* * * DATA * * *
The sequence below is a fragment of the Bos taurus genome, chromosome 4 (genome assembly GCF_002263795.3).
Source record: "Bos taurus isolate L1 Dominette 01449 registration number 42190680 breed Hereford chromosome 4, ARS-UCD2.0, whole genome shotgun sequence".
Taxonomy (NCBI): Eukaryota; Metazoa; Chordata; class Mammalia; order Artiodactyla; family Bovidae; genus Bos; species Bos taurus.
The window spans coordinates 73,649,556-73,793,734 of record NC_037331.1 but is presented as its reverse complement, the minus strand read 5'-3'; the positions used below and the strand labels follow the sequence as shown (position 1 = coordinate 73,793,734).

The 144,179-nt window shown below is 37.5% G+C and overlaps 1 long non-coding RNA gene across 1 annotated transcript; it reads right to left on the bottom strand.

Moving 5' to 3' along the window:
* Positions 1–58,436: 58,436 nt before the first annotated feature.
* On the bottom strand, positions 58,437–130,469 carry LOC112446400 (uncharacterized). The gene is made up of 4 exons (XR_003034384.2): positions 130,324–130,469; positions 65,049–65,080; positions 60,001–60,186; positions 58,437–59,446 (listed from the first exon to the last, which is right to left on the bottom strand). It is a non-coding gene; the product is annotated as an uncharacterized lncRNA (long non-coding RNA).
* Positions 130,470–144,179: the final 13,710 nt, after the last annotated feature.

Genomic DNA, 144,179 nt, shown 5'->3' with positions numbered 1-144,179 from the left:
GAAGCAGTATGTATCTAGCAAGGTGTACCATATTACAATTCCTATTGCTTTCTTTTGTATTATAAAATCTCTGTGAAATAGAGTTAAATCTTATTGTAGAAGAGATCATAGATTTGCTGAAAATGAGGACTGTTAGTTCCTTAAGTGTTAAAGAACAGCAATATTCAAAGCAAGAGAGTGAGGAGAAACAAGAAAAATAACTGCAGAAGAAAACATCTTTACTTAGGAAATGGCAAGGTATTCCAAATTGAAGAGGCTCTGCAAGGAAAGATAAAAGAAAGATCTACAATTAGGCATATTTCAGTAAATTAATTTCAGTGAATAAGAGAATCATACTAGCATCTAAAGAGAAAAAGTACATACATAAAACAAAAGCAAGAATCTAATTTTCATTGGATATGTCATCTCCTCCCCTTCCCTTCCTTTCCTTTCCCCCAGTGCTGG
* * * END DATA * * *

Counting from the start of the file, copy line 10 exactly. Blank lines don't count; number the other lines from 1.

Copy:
Genomic DNA, 144,179 nt, shown 5'->3' with positions numbered 1-144,179 from the left: